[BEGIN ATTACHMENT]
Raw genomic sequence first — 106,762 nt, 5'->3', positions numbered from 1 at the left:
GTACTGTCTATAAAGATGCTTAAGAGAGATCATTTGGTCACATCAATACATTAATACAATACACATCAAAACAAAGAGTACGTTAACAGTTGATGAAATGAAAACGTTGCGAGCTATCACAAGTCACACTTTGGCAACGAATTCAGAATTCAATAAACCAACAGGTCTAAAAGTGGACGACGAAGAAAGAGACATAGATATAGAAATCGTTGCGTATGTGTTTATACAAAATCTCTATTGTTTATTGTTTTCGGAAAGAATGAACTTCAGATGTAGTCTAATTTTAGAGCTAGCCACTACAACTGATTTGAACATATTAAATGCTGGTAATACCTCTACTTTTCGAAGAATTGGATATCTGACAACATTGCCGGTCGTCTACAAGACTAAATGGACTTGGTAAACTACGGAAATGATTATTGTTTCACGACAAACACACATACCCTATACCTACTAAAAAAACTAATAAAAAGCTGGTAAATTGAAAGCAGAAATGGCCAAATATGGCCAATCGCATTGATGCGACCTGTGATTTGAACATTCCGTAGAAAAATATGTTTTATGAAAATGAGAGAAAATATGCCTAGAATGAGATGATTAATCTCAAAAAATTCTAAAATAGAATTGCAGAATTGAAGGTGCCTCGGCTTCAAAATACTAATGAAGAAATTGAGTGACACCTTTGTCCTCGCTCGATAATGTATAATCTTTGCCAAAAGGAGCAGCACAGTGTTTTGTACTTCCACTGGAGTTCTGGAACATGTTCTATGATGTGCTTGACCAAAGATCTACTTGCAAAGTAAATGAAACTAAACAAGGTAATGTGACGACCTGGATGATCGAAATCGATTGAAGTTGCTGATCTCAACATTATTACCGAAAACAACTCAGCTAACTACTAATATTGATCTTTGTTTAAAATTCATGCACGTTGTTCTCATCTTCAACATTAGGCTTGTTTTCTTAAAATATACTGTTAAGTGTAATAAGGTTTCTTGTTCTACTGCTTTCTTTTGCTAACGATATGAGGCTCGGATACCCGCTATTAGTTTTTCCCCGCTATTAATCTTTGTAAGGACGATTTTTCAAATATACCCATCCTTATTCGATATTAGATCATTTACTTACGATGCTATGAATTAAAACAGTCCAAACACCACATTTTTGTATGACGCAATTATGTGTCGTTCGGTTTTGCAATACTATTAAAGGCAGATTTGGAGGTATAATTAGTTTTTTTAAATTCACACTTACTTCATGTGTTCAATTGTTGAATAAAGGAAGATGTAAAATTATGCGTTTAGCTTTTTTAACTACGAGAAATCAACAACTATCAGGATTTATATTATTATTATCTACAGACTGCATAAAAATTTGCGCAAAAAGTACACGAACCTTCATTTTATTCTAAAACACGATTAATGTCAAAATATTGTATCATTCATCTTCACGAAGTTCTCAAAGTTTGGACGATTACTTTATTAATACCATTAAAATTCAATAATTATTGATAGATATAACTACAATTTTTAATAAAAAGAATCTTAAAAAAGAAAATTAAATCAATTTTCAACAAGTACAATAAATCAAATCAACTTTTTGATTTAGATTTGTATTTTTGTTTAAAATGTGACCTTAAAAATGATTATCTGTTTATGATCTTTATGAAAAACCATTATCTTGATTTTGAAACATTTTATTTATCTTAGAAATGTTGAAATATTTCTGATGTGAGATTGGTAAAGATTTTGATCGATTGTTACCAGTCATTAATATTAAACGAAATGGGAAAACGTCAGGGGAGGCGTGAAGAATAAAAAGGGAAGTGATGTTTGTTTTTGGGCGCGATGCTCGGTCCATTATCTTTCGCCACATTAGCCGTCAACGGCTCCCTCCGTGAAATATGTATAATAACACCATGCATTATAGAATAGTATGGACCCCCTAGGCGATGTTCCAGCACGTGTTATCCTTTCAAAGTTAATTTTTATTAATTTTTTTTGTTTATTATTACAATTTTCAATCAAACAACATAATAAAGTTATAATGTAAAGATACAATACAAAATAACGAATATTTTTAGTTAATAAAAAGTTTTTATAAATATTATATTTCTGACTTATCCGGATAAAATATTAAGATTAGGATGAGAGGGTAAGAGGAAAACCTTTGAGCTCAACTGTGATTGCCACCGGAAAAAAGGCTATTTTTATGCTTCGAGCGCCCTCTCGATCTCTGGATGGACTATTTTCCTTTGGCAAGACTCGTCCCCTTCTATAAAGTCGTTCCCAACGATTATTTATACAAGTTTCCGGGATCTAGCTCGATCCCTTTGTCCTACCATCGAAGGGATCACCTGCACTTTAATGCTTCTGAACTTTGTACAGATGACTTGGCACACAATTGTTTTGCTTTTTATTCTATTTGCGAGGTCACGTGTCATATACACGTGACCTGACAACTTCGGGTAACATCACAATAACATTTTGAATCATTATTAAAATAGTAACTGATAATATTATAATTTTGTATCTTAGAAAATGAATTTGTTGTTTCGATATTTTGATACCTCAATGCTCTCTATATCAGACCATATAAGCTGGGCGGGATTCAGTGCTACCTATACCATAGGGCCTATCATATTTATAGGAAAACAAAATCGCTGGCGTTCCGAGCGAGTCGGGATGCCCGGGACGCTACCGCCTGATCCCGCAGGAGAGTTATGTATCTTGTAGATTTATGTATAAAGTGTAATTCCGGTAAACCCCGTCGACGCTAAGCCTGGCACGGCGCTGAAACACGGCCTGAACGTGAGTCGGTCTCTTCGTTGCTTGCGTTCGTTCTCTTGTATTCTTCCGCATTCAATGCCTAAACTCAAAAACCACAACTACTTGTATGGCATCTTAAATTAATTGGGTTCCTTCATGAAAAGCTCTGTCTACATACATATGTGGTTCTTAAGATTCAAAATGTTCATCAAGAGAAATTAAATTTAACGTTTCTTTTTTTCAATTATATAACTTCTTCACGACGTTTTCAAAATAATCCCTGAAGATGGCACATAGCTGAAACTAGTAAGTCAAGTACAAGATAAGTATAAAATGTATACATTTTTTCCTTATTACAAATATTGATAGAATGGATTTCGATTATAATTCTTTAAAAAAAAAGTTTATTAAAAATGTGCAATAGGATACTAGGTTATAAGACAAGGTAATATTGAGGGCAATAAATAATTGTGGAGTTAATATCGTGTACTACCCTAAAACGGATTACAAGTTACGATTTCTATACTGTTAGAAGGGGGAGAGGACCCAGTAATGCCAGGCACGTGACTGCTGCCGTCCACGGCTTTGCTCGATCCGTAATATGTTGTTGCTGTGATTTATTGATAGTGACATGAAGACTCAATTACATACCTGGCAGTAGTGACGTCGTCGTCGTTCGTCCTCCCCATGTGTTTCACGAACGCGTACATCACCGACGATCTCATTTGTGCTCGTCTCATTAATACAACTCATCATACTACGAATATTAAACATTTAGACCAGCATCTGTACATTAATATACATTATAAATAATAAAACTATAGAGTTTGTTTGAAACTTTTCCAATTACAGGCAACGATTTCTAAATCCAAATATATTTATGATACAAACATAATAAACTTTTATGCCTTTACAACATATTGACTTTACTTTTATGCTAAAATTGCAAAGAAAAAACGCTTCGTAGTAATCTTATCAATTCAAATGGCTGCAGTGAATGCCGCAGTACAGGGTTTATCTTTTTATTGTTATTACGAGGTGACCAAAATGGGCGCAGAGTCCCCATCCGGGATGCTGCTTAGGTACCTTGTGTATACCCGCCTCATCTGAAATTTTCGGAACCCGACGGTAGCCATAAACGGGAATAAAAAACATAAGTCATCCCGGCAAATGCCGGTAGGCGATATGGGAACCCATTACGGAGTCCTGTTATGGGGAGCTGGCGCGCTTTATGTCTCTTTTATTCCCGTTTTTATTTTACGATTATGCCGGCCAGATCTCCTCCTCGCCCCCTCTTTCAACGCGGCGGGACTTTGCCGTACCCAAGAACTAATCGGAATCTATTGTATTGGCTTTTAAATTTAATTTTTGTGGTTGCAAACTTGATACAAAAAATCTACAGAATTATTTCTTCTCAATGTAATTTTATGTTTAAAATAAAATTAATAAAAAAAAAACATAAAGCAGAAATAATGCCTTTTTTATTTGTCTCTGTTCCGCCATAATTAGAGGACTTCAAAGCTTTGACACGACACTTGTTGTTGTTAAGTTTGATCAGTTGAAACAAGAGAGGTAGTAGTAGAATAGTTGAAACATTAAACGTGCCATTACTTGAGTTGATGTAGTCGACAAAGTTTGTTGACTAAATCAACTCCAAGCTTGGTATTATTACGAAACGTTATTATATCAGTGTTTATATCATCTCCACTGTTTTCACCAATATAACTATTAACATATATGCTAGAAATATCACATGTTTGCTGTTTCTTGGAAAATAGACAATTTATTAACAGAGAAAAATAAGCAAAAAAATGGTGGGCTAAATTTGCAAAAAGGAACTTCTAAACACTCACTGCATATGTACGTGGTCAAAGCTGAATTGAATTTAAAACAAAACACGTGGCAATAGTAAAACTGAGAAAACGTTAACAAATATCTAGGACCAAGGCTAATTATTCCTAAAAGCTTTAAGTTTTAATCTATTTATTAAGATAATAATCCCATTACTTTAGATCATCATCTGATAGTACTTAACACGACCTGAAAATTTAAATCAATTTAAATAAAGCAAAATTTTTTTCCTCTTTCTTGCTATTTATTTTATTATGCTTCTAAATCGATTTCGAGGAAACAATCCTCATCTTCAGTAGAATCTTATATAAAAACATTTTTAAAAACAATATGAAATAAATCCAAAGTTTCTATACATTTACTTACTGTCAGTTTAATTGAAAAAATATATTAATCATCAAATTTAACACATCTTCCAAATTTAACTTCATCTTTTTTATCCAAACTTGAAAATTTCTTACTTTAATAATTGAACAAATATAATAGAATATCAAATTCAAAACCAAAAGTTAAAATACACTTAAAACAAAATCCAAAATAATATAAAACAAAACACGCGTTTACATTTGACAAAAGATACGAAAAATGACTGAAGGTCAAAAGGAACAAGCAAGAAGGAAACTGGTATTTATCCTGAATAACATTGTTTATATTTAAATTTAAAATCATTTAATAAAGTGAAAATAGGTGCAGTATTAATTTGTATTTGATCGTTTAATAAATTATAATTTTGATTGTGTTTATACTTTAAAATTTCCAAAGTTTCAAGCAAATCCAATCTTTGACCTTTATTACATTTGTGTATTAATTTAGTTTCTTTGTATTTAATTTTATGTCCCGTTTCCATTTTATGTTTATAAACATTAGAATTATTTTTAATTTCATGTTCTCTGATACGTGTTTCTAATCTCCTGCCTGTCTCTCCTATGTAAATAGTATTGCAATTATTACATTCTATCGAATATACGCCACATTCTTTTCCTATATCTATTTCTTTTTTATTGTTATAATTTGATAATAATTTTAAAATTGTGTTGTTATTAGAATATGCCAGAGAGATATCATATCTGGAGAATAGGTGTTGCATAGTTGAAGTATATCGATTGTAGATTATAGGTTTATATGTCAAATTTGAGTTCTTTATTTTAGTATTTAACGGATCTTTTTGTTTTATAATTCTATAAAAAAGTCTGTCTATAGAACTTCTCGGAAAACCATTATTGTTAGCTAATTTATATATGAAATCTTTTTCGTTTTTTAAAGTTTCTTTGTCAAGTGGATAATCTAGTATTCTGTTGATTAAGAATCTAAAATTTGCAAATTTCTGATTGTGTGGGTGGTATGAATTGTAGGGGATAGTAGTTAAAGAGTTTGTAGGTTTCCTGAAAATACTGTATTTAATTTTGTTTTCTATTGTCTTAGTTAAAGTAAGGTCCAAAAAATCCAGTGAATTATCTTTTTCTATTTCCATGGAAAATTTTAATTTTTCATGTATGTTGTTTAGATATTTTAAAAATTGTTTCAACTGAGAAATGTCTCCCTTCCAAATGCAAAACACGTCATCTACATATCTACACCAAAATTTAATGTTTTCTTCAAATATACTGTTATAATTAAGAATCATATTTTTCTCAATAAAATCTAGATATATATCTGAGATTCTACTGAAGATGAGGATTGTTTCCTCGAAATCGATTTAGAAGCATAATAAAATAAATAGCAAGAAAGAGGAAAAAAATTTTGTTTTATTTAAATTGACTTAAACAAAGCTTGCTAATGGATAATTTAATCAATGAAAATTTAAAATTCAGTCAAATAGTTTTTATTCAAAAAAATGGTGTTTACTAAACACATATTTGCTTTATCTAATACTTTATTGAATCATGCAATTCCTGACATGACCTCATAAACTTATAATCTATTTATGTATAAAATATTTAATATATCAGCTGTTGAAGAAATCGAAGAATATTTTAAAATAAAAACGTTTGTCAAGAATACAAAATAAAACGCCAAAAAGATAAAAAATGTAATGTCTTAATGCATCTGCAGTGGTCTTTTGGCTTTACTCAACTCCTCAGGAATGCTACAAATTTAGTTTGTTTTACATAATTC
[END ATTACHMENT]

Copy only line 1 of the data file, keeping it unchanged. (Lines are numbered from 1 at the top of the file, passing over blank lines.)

Raw genomic sequence first — 106,762 nt, 5'->3', positions numbered from 1 at the left: